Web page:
Loose Cannons Cover Have you ever heard of 'split-personality disorder' before? It's a condition which makes a person exhibit many-many different sides to their own persona. Think of it just like a politician's promise. Changes with the wind. Unlike Director: Bob Clark; and Actors: Dan Aykroyd, Gene Hackman, and Dom DeLuise. But only in 1990, and for 92-minutes.

Loose Cannons

Believe it or not, crude car-bound cop, MacArthur Stern (Gene Hackman), gets to meet two people crazier than he is during his most recent investigation.

Now the first person out of the two, is his new partner, Ellis Fielding (Dan Aykroyd), who is a rather peculiars character I'd say. He's studious with his examinations. He's fastidious in his ways. Plus he suffers from a spilt personality disorder that manifests itself in times of stress, WAK-WAK!

Weird, right? Though the second chap MacArthur comes into contact with is just as strange.

His name is Harry "The Hippo" Gutterman (Dom DeLuise). But unlike Ellis or MacArthur, Harry isn't a cop; he is a porn magnate, who has somehow found himself in the possession of a homosexual 'sex tape', involving Adolph Hitler and a couple of his right hand men. Moreover, he is currently being hounded by some Nazi sympathisers, who want to kill him because of what he has, WAGGA-WAGGA!    

Oh! So what does Ellis or MacArthur do to help Harry out, huh? Make funny noises and move in together as house-mates? Yes - which is just fine - kind of. But in addition to this, they also seek assistance from FBI agent, Smiley (Ronny Cox), who isn't really any help, and just causes more trouble for them instead. Not only that though. At the same time, these chaps are being perused by an Israeli agent, Riva (Nancy Travis), who doesn't explain to them who she is or what she wants, until Ellis, MacArthur, and Harry, all hi-tail it onto a train, with the Nazis in hot pursuit.


Well, I suppose that is why what next transpires really kicks into gear when a free for all runs rampant in New-York, New-York. As boudoirs bounce - Germans pounce - felon's flounce - and at the end of the day, movies are worth every single bloody bone-breaking ounce.

Now before I give you my very strained review on 'Loose Cannons', please let me just say that I am a big fan of Dan, Gene, and Dom, who I feel are very fine actors indeed. Gene's body of work is just marvellous in retrospect. Dom does Dom like nobody else on Earth. And as for Dan? Boy, my admiration for him knows no bounds. 

So when I say that this film is a rather bi-polar experience overall, you can safely say that I mean this with all due respect.

You see, like many other movies of this era - the nineties - this one has a somewhat good / bad vibe about it. And what do I normally do when I am unsure about a flick? Correct - advantage / disadvantage time.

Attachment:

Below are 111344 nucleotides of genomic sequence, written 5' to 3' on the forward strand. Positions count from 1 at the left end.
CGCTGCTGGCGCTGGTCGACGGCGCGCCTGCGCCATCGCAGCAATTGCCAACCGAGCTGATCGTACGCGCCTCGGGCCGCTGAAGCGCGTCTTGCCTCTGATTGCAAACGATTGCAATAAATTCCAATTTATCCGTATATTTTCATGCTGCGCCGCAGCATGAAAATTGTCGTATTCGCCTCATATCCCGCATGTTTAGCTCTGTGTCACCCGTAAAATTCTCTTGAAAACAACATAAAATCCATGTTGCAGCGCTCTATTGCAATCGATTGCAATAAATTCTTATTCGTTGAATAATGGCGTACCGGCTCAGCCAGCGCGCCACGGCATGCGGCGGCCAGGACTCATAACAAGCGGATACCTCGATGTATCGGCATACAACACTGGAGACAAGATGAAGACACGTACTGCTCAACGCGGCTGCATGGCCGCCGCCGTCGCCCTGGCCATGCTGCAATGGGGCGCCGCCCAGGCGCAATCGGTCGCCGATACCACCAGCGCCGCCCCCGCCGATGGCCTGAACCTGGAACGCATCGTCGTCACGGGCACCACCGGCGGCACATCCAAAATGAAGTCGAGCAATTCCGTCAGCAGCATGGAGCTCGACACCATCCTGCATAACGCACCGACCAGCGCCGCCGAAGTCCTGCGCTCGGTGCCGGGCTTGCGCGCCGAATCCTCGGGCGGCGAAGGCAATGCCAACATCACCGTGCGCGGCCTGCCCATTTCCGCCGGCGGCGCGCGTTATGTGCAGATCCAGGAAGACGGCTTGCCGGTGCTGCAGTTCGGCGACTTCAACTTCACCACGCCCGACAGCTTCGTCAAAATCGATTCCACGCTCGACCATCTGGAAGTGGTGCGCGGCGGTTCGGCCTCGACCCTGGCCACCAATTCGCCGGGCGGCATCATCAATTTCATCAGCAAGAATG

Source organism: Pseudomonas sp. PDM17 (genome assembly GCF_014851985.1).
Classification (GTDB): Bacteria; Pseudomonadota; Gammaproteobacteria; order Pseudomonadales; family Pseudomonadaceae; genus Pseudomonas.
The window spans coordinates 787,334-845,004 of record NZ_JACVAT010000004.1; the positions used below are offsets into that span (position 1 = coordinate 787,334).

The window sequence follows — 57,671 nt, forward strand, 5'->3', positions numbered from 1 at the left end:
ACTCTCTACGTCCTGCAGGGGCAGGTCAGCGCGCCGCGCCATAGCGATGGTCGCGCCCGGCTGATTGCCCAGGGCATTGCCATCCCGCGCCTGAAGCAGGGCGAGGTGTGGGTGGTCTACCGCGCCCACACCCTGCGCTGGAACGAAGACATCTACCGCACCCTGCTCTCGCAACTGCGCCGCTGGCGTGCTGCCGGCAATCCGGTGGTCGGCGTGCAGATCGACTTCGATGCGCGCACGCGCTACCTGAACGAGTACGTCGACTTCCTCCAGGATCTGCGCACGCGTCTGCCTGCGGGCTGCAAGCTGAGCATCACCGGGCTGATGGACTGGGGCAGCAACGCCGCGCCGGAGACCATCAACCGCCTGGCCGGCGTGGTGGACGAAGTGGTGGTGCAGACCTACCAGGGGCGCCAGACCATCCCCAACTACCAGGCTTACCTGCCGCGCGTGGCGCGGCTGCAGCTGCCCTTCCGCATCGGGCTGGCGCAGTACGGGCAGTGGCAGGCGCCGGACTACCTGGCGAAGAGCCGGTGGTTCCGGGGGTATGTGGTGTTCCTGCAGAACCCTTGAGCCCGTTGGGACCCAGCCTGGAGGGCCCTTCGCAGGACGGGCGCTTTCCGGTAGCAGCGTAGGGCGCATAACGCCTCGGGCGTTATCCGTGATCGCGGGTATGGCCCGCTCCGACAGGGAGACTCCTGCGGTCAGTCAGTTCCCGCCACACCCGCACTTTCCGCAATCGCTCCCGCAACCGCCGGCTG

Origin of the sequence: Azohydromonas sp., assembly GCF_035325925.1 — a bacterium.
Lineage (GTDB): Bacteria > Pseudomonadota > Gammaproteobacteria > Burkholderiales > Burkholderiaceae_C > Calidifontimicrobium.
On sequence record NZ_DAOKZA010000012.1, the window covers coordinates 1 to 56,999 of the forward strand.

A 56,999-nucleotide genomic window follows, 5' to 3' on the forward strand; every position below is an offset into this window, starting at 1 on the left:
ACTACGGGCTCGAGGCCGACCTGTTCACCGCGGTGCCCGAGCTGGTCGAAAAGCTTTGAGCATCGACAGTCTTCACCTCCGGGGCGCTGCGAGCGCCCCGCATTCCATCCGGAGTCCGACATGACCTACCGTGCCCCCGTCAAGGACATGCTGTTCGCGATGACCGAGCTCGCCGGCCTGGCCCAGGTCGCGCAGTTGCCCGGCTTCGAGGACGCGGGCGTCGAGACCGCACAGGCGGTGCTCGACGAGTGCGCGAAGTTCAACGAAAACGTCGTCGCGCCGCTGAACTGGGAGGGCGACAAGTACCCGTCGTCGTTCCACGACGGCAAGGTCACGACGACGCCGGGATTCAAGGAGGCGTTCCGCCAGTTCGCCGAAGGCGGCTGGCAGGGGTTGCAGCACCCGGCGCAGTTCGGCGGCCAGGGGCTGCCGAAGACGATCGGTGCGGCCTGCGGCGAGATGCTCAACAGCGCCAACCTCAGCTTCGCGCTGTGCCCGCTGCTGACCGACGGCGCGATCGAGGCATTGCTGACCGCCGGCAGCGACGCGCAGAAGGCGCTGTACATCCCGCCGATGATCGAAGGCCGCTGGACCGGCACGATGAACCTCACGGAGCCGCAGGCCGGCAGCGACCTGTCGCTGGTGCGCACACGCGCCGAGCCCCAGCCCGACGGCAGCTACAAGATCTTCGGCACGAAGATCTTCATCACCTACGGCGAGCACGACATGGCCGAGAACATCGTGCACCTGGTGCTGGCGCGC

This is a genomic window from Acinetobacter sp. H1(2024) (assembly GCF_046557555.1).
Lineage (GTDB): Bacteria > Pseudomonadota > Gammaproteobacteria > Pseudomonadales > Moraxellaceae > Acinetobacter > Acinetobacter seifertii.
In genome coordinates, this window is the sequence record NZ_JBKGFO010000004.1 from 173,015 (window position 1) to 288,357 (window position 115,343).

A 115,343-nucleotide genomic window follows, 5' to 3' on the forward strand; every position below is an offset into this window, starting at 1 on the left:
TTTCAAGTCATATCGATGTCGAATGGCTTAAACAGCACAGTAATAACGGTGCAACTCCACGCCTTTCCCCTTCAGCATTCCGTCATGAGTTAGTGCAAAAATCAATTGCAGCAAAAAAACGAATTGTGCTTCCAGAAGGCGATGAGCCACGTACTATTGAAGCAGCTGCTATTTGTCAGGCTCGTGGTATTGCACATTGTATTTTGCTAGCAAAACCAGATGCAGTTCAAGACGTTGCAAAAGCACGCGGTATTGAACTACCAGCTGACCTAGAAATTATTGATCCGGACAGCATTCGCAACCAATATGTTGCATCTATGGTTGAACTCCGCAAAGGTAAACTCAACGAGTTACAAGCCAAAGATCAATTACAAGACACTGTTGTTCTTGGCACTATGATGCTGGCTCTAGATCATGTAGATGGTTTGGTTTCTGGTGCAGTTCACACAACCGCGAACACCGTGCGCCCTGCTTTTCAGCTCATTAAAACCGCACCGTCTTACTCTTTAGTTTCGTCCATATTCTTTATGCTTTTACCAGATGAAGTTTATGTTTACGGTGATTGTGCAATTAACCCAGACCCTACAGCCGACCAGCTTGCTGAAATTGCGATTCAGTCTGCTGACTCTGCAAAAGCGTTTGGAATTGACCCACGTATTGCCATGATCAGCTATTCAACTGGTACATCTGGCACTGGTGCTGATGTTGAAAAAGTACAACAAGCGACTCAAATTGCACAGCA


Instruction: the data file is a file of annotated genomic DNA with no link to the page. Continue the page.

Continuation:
Gene and Dan in Loose Cannons

(1) With what he had at hand, Dom did perfectly well in this film. I particularly liked the pretext that forced him to work in conjunction with both Dan's and Gene's characters, because it gave this movie some warmth and some personality. (2) The concepts in this film are great ones to explore. A Hitler sex tape. A cop with multiple personality disorder. And a man living out of his car. All jovial yet grounded notions that are derivative and exploratory as subjects on their own. (3) The scenes in which Gene and Dan both try to come to some understanding about Dan's 'condition', really do lend themselves to pathos, bestowing this flick with some heart and candor.

(1) As much as I respect Dan and his work, whenever he 'has a turn' in this movie, I am afraid to say that it does not really come across too well within the reality this piece presents. It feels too fake, too crass, and too overt too. (2) This story is one of those flimflam thank you ma'am type of the tales, which tries to incorporate too many elements into the mix, which fractures the overall narrative, making it 'dissolvable' in places. (3) The bad-guys in this film don't really feel like bad-guys. The German cronies look like they have all shopped at 'Thugs are us'. The sub-plot about the old German git feels as if it has been elbowed in the flick. And the whole resolution to this scenario appears a bit rushed at best.

Gene, Dom, and Dan in Loose Cannons

Hmm - three a piece - yeah - that's about right. Just like some of these relatable filmic-facts as well: (1) Dan Aykroyd is a very keen car enthusiast. (2) Ronny Cox is a folk singer when he is not an actor. (3) The working title of the project was 'The Von Metz Incident'. (4) Andy Dick was on the movie poster, although he was not in the movie. (5) Split-personality disorder is now more commonly known as multiple-personality disorder. (6) Dan was once engaged to Carrie Fisher. (7) Dom DeLuise appeared with all three of his sons on an episode of SeaQuest DSV' and 'Third Rock from the Sun'. (7) Ronny married his high-school sweetheart. (8) Gene Hackman and Dustin Hoffman were once house-mates together. (9) Nancy Travis's first movie role was in 'Malice in Wonderland'. And (10) Dan has heterochromia; his left eye is brown and his right eye is blue.

Loose Cannons The Movie

Now overall 'Loose Cannons' is a film that I would have loved to have praised more than I did. Gene, Dan, Dom, and the rest, are all great jovial talents, who were not utilised properly in this picture. If only it was funnier. If only the pretext was richer than the concepts. If only I can stop saying 'if only', than maybe one day a remake will make my wish come true.

So-so film. Wished it was better.


LOOSE CANNONS LOOSE CANNONS Reviewed by David Andrews on June 22, 2012 Rating: 5
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